I came to the end of a mini-era last week as I said goodbye to both Berg and A2. My constant companions on the farm are off to bigger adventures; A2 is headed home to New Hampshire where he’ll be working with his father as an environmental consultant (so, you know, he can actually use that degree). Berg, meanwhile, is leaving next Monday for a 10-week trip to Tanzania where he’ll be working on behalf of the Island Creek Oysters Foundation and Woods Hole Oceanographic Institution to start building a shellfish hatchery on the island of Zanzibar. (Check out details on how and why this is happening here.) While I’ve known for awhile that both would be moving on, it’s hard to see these guys go, especially since they’ve been such a large part of my farm experience so far.
Seeing as it was A2′s last day on on the farm, I spent Friday afternoon with my crew (or what’s left of it), counting and bagging on the float. I’d been jonesing to get back down there ever since moving into the office so when the guys asked for help, I was happy to throw on my boots and a Grunden jacket again. The oysters have changed, believe it or not. The guys have been pulling up those mesh bags we put down late in December and inside, our oysters are a different shape and color than the were when I left the farm. Some were slightly lighter and more golden than the deep green our oysters get when they’re grown directly on the floor while others were elongated and spindly instead of round and flat. It’s amazing what a difference a few months in the bags will do to the shells. Inside, though, the meat still tastes the same: briny and sweet with a firm, chewy bite.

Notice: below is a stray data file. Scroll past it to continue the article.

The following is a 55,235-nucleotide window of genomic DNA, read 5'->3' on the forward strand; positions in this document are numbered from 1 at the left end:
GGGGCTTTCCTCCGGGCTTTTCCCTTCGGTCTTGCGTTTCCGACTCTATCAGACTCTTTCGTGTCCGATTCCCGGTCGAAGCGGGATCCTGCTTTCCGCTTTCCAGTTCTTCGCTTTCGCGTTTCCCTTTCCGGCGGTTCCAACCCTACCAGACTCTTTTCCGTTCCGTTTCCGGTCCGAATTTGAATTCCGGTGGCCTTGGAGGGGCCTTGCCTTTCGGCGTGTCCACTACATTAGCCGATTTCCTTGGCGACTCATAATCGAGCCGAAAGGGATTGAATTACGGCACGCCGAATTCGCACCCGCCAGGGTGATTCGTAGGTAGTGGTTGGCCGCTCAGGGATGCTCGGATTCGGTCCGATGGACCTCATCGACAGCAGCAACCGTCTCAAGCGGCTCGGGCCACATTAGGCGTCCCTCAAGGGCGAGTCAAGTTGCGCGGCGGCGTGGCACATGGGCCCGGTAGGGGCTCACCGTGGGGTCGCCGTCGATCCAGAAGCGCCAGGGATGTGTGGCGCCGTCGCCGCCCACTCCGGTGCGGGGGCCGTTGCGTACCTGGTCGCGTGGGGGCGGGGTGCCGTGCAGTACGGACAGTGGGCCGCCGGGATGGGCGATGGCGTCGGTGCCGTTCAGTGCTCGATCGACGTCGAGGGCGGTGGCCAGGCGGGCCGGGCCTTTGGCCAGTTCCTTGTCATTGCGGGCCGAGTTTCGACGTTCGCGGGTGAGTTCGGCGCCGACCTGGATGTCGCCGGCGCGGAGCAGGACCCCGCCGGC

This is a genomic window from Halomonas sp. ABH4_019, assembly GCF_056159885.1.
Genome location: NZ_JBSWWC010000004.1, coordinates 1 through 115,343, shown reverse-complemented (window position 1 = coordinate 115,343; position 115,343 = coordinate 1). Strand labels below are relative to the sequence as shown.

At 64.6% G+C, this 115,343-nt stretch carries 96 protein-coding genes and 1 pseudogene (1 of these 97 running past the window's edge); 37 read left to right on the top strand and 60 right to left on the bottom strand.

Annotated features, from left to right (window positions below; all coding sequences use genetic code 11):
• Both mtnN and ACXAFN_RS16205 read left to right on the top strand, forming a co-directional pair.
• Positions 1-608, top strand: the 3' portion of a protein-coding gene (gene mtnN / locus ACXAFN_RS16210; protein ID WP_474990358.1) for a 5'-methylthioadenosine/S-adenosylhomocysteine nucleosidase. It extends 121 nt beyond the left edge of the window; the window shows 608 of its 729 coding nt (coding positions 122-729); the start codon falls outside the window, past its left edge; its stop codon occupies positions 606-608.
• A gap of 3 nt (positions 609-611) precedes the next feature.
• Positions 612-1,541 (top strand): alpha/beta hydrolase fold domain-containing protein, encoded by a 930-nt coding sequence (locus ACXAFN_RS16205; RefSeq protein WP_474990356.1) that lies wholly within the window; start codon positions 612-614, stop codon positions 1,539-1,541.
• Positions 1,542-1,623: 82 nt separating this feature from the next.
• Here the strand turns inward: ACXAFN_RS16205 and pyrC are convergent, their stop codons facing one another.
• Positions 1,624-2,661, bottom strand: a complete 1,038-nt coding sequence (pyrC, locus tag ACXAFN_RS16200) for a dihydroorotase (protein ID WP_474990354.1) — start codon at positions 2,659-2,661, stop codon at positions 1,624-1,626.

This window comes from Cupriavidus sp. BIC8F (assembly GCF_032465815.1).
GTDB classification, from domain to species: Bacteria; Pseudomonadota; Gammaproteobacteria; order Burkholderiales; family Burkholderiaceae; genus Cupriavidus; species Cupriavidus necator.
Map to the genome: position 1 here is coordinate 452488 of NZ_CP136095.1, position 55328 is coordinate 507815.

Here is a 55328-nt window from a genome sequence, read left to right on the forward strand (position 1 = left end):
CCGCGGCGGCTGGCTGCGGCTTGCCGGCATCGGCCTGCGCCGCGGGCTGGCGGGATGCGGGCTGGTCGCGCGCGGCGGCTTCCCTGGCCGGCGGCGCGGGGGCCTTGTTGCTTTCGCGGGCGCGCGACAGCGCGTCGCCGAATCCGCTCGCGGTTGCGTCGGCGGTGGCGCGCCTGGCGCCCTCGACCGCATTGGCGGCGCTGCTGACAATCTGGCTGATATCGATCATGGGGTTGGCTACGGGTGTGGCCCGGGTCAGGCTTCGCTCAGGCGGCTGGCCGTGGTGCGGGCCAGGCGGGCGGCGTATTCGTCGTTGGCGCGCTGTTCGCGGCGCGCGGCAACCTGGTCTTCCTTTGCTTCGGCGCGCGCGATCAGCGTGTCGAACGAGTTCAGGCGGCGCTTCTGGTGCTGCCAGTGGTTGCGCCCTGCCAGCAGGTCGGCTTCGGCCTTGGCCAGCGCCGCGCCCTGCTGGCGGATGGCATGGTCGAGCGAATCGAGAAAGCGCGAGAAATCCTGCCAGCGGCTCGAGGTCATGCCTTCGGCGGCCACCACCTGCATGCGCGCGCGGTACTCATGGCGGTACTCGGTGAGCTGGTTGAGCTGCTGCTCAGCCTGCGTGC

It was a great way to end what turned out to be an epic week. It started with the Oyster Stout launch party hosted by Eastern Standard last Monday night, which was followed by tastings at Harpoon Brewery on Tuesday and Thursday and an oyster and beer dinner at B&G Oysters on Wednesday. We drank and ate our fair share and also had a number of opportunities to connect with IC fans and our friends at Harpoon. Everyone at Island Creek has pretty much fallen in love with stout brewer Katie Tame, who is a natural in front of crowds. She and Skip did a great job playing off each other for the crowd at B&G on Wednesday night.
We ended the week a little ragged but still found the energy to toast A2′s farewell with one last beer at Shop Friday (a farm tradition of beers and scotch at one of our grower’s shops).
So what’s next? As for me, I’ve decided to stay on the farm for a little while longer. If it isn’t obvious from my long rambling posts, I’ve kind of fallen in love with the place — and the people aren’t too bad either. As of now, I plan on staying through the summer to help Skip with the seed for another season and to help the guys plan Oyster Fest (mark your calendars: September 11th). It’ll give me a chance to enjoy another summer on the water and to watch the seed we planted last fall grow up into big, tasty, edible oysters. After that, I guess we’ll see.
So this is my way of saying stay tuned. Because the ride ain’t over yet…